It’s a legitimate question.  Alien itself is such an iconic horror film that, 38 years after it was first released, blatant rip-offs like Life are still being produced and, in many case, are still doing pretty well at the box office.  When John Hurt died earlier this year, he left behind a long and distinguished filmography but almost every obituary opened by discussing his role in Alien.  

Alien: Convenant received a good deal of pre-release publicity, mostly centering on the fact that Ridley Scott was not only the filming the latest installment of the franchise but that this was going to be a true Alien film, as opposed to a strange hybrid like Prometheus.  Personally, when I first saw the trailer, I thought it looked like something was a little off about it.  The spaceship looked way too clean and, for that matter, so did all the humans.  Whereas Alien and Aliens were all about sweaty, profane men and women stuck in dark and cramped locations, the humans in Alien: Convenant just looked too damn perky.  In at least one of the trailers, they were all smiling.  No one smiles in space, at least not in an Alien movie.  Still, everyone else seemed to be super excited about the trailer so I figured that maybe I was just being overly critical.

Then the movie came out.  It got some respectful but somewhat restrained reviews, though it did seem like quite a few critics were more interested in praising the longevity of the series as opposed to actually talking about the film itself.  At the box office, it performed a bit below expectations during the first week but then again, that’s pretty much been the story for almost every film that’s been released in 2017.  But then, during the second week, it plunged from being the number one movie in America to being the number four movie in America.  In the third week, it plunged again and, in the fourth week, it left first-run theaters and headed for the dollar cinemas.  When a widely anticipated film like that — especially one that is part of a historically popular franchise — heads to purgatory after only four weeks, the only thing you can blame is word of mouth.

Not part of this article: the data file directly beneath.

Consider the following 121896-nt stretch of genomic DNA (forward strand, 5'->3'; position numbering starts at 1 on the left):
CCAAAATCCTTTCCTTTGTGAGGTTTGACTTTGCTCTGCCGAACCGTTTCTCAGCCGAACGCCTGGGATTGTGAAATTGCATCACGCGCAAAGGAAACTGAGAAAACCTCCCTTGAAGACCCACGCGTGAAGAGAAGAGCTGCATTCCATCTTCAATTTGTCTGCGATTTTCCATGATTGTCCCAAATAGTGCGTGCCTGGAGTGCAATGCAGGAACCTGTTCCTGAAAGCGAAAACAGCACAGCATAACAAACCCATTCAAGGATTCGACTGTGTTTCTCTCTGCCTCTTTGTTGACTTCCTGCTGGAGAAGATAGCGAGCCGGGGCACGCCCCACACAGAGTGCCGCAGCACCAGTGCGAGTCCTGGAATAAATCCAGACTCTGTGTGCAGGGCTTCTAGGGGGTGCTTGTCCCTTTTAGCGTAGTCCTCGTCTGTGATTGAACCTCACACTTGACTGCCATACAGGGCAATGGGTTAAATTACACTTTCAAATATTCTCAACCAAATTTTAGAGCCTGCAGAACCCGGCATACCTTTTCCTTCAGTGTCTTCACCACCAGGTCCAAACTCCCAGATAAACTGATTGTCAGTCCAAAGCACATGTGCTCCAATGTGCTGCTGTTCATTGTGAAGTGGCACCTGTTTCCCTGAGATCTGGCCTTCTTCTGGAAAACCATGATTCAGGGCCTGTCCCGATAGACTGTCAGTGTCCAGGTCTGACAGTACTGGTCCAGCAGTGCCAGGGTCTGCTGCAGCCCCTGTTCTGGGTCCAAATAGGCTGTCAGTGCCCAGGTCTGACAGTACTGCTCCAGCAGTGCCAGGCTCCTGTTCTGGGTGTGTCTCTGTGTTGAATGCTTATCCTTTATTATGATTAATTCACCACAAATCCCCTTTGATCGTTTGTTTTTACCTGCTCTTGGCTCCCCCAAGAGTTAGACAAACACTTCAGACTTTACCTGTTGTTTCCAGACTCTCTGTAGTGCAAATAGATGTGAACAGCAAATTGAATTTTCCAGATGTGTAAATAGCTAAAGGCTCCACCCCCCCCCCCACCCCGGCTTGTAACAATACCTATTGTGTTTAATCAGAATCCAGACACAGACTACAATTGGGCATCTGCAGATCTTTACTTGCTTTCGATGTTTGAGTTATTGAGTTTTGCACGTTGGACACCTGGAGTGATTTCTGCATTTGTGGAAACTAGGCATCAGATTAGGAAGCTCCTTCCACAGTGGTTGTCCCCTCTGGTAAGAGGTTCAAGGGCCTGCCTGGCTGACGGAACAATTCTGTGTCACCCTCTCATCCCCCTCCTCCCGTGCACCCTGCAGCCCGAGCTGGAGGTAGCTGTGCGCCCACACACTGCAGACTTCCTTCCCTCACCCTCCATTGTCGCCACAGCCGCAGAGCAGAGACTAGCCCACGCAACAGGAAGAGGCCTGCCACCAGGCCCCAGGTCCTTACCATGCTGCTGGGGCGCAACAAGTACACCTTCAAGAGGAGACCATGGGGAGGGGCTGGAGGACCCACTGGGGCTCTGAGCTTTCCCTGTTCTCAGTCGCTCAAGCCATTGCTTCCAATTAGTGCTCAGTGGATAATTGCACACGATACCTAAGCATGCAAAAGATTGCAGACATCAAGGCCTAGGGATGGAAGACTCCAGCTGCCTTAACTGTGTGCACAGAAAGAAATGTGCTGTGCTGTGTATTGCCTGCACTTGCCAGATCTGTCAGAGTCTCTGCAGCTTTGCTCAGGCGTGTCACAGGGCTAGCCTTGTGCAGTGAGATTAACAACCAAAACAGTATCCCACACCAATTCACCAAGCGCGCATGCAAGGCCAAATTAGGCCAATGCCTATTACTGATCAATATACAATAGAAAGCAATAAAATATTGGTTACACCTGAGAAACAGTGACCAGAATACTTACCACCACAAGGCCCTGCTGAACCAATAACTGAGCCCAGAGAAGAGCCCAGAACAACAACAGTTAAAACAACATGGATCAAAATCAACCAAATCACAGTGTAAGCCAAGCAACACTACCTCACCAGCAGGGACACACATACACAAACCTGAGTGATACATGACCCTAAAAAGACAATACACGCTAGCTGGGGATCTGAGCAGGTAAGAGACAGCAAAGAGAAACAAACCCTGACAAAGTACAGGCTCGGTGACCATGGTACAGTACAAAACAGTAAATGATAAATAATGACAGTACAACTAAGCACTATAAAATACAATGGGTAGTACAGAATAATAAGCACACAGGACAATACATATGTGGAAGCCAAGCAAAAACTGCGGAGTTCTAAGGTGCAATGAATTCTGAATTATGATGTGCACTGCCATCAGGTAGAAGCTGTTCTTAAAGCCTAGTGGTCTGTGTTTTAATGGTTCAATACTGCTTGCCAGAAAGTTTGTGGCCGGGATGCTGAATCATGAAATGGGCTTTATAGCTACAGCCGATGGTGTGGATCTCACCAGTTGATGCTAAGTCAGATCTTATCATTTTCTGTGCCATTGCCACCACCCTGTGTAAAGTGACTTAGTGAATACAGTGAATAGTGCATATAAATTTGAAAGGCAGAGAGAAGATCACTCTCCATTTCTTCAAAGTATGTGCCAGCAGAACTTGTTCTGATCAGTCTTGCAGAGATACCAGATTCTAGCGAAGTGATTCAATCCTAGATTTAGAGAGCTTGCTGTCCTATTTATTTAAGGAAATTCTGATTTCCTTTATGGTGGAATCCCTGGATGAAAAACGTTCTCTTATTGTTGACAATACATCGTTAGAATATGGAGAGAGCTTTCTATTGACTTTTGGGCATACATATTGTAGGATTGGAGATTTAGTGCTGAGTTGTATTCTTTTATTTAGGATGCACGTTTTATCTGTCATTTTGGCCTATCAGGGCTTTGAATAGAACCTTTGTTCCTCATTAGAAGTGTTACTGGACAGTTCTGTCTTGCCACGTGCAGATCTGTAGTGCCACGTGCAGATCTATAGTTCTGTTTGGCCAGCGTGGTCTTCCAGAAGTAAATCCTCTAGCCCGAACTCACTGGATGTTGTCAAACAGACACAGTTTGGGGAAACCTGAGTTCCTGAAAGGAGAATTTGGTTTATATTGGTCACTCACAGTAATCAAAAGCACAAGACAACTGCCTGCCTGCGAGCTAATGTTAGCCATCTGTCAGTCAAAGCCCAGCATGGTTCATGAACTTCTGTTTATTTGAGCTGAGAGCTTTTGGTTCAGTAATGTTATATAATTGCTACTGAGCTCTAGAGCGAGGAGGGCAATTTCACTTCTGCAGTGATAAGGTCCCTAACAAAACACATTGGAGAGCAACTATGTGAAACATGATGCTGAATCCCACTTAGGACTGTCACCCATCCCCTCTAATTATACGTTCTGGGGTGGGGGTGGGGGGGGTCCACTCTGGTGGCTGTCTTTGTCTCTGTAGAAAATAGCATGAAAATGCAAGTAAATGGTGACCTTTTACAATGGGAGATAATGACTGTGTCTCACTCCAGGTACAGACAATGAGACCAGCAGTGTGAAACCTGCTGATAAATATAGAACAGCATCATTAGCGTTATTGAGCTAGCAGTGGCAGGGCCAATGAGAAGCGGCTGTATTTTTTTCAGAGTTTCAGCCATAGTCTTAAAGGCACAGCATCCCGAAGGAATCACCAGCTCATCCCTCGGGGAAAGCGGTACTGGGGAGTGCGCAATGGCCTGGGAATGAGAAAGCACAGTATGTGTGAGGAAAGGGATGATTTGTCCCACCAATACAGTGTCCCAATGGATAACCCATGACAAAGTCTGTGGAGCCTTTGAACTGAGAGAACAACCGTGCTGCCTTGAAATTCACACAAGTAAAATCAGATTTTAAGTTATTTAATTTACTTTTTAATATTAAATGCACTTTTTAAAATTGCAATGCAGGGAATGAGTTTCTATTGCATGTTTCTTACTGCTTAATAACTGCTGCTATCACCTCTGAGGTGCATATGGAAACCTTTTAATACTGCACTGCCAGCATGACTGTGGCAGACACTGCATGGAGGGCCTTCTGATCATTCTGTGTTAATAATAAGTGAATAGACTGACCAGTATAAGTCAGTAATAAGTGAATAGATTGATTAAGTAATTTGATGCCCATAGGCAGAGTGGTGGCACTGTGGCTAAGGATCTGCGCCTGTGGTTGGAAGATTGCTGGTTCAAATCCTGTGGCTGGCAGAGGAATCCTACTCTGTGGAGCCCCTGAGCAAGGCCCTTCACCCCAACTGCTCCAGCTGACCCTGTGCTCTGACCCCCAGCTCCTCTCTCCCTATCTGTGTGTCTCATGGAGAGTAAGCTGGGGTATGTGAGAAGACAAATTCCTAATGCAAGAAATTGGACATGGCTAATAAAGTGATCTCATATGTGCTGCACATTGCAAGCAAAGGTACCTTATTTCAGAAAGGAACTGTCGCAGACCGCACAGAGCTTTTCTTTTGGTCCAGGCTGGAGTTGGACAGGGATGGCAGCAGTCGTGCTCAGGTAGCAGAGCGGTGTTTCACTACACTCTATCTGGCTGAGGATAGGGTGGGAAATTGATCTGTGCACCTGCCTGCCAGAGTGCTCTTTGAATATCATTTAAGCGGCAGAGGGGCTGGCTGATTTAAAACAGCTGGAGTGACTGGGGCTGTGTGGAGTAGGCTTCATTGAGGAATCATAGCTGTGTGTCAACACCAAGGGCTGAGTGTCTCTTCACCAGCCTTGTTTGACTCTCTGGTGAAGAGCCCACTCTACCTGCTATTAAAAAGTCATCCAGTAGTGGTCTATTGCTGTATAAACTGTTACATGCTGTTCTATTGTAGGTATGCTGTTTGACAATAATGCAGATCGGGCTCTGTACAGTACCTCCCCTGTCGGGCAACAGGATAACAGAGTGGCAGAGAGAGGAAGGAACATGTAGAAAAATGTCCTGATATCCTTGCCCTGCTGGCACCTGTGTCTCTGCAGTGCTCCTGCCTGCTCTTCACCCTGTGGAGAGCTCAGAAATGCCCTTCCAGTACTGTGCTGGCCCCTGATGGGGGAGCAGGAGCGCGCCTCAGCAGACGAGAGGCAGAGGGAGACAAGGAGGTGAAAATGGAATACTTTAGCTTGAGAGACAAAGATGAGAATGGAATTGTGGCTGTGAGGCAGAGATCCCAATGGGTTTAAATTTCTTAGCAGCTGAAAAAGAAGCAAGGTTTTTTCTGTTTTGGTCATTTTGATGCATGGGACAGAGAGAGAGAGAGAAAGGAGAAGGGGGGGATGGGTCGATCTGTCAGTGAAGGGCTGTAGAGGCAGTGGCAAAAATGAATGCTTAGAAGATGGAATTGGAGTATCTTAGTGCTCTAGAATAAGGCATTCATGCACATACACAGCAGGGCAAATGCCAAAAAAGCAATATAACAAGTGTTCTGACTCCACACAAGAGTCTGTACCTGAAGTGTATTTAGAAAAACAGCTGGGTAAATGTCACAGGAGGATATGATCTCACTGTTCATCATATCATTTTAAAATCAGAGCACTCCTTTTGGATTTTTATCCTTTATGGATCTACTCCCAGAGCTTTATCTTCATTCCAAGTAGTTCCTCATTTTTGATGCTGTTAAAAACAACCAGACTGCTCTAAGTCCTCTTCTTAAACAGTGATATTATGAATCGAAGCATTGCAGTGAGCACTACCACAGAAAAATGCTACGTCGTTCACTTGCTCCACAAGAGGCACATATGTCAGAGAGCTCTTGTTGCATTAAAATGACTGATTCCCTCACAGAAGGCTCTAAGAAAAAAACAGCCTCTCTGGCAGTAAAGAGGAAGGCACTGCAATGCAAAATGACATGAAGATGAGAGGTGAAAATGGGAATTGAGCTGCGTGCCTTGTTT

Why did Alien: Covenant fail?

Well, there’s several reasons why this film failed to connect with audiences.

First off, the plot is rather familiar.  In the future, the crew of a spaceship picks up a radio transmission for a nearby planet and the captain (played, in this case, by Billy Crudup) sends down an expedition to investigate.  Of course, it turns out that the planet is full of facehuggers and xenomorphs and all the other stuff that audiences typically expect from an Alien film.  Also on the planet is David (Michael Fassbender), the replicant who is the sole survivor from Prometheus.  (Fassbender actually plays two roles in Covenant.  He also plays Walter, another replicant.  One is bad and one is good.)  Basically, Covenant takes the plots of Alien and Aliens and mashes them together.  But it never answers the question of why audiences wouldn’t be better off just watching the originals.